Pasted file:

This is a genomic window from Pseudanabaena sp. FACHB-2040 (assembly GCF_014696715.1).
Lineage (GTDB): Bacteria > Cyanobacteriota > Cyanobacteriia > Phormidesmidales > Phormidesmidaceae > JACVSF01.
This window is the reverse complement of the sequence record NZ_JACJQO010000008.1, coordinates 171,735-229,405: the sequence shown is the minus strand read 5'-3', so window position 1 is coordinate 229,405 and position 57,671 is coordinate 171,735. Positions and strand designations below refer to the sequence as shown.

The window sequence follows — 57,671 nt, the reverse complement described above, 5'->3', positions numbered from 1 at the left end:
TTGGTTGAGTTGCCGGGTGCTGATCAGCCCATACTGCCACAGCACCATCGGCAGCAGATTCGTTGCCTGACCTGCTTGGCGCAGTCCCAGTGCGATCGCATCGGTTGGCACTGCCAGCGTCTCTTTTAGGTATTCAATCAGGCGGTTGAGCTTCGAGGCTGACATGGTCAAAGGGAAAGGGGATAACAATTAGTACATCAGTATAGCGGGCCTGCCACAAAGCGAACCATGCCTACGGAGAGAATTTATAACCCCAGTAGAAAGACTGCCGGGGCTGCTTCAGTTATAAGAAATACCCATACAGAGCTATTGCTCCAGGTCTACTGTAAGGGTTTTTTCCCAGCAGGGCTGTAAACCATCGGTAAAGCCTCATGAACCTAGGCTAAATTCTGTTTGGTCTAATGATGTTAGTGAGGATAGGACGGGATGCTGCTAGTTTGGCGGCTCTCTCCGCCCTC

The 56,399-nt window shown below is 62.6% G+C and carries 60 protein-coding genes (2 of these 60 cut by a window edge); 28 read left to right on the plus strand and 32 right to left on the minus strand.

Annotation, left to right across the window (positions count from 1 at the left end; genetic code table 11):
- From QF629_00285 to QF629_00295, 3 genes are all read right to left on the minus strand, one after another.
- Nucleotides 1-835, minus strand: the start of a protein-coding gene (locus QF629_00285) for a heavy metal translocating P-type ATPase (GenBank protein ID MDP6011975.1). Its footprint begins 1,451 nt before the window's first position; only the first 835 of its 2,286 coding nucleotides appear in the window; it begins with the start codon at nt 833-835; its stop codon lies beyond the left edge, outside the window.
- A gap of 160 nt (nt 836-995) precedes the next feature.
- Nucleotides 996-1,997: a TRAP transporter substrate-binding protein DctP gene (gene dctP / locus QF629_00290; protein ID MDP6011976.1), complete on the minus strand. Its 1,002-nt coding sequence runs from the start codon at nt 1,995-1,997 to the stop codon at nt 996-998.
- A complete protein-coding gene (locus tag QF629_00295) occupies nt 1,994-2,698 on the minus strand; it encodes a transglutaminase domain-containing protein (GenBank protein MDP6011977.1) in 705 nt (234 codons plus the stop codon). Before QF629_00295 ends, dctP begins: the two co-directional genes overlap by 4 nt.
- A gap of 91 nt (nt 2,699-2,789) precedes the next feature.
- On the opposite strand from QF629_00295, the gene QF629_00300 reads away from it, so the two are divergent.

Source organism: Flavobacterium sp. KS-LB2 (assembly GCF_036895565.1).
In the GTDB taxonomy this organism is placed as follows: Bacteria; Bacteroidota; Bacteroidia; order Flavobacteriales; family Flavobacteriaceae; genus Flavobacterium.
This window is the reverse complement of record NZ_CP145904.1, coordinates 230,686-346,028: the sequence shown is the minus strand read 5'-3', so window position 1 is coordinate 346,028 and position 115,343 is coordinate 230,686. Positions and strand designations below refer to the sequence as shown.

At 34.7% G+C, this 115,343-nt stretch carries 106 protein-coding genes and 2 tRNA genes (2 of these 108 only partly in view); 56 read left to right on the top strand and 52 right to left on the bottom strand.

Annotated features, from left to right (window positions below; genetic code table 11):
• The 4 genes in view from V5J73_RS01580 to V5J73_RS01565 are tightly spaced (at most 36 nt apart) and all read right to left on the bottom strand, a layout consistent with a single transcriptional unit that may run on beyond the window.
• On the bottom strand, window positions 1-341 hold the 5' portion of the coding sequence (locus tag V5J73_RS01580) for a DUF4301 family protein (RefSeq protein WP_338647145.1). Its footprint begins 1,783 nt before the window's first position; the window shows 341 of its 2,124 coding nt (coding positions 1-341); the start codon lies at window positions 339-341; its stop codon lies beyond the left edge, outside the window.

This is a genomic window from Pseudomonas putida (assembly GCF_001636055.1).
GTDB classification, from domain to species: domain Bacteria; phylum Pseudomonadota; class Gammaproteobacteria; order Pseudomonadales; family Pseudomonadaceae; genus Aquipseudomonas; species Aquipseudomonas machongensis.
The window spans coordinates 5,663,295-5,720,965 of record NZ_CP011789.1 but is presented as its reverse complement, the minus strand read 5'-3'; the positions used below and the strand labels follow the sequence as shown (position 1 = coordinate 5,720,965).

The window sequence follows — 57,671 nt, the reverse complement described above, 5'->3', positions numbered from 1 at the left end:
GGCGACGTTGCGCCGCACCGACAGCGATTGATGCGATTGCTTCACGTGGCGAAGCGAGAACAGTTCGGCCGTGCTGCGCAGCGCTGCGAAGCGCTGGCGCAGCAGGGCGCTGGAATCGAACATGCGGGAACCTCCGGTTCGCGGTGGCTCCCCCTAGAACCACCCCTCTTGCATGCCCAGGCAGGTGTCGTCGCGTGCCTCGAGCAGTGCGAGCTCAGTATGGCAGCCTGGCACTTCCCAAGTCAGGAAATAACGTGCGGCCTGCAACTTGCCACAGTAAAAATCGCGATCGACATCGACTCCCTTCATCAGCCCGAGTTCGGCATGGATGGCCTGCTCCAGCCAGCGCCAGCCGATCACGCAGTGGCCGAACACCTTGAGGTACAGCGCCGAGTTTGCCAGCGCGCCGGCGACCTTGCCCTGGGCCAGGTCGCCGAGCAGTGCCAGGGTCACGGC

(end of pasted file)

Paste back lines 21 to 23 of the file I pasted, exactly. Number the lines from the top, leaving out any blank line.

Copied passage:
• On the bottom strand, window positions 1-341 hold the 5' portion of the coding sequence (locus tag V5J73_RS01580) for a DUF4301 family protein (RefSeq protein WP_338647145.1). Its footprint begins 1,783 nt before the window's first position; the window shows 341 of its 2,124 coding nt (coding positions 1-341); the start codon lies at window positions 339-341; its stop codon lies beyond the left edge, outside the window.

This is a genomic window from Pseudomonas putida (assembly GCF_001636055.1).
GTDB classification, from domain to species: domain Bacteria; phylum Pseudomonadota; class Gammaproteobacteria; order Pseudomonadales; family Pseudomonadaceae; genus Aquipseudomonas; species Aquipseudomonas machongensis.